The Kingdom of God

The Kingdom of God by Jeffrey Johnson

Although I had been raised in a family that attended various churches, from non-imagesdenominational military chapels with no discernible doctrine to Nazarene churches with Arminian theology (later in life I was to wonder why those preachers ever preached anything other then Hebrews chapter 6), I was never with an interest in the Word of God. When I was redeemed, I began my search for meaning in the Scriptures and found the popular dispensational teaching of my Baptist church to be very suspect and off track. Once I began learning the doctrines of grace (known as Calvinism), the Scriptures came into a more clear view and then reformed theology was opened to me and I saw the larger redemptive story in the Bible; the main point of the Scripture is to show man how sinful he is and point him to the promised Redeemer.

But something still wasn’t right. The predominate teaching in the reformed world is from the Presbyterians. And while I can accept their church practices (though I cannot agree with them), I could not see how they made the church equal to the nation of Israel. This perspective, and a couple others closely related to it, cause our Presbyterian brothers to view virtually all Scripture as applicable to the church. It was the complete opposite of what I was taught in my dispensational churches, where there is near complete separation between the church and the nation of Israel. Neither system made sense to me.

By the providential hand of God, the early part of the 21st century has brought us a renewed interest in historical Baptist views. While several very good books have been written in this rather large field, the one that made the biggest impact on me was The Fatal Flaw of the Theology Behind Infant Baptism, by a man who has become a dear friend to me, Jeffrey D. Johnson. That book made a very clear, biblical argument against the underlying theology of paedobaptism and introduced me to an historic and biblical Baptist view of covenant theology. This title, plus a couple of books on biblical theology (a process that keeps systematic theology from losing its place in Scripture – biblical theology is the contextual study of what the Bible says. The historic, redemptive context of a passage provides more clues to its meaning than anything other than related Scripture.), were foundational in helping me the Word of God even more clearly.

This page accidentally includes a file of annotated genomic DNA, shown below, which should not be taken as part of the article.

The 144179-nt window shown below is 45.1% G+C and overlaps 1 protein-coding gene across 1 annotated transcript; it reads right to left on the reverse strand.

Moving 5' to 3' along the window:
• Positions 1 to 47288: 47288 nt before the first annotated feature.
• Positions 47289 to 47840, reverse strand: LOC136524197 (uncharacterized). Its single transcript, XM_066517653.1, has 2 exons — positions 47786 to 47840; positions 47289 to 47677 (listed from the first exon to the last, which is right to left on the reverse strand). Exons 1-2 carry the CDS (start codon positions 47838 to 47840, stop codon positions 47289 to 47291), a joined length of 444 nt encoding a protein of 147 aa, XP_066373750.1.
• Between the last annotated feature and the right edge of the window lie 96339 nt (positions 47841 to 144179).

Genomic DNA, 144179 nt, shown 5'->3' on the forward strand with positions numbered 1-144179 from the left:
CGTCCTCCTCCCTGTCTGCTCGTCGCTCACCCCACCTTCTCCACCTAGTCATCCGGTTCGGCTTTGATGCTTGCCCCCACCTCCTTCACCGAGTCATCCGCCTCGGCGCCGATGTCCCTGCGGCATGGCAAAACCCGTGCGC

And now, much to my joy, our brother and servant of God, Jeff Johnson, has written another book: The Kingdom of God, A Baptist Expression of Covenant and Biblical Theology, due out early next year. Rather than a polemic pointing out the errors of paedobaptist theology (in an effort to convince Baptist to stay in the camp and comprehend a better view of the covenants), Jeff’s new book is a focused apologetic in favor of the historic Baptist view of covenant theology and biblical theology.

Is this stuff important? While it’s not as important as a biblical comprehension of who you are and who is the Christ, it is pretty important stuff. Because it will help the reader see the importance of approaching the Scriptures with humility rather than with unexamined presuppositions that subtly influence your understanding of what you read. When we open the Bible, we are taking into our minds the Word of God. The right fear of God and humility because we rightly see ourselves are essential attitudes for certain understanding of His Word and the covenants revealed therein. Charles Spurgeon went as far as to say, “The doctrine of the covenant lies at the root of all true theology. It has been said that he who well understands the distinction between the covenant of works and the covenant of grace, is a master of divinity. I am persuaded that most of the mistakes which men make concerning the doctrines of Scripture are based on fundamental errors with regard to the covenants of law and grace”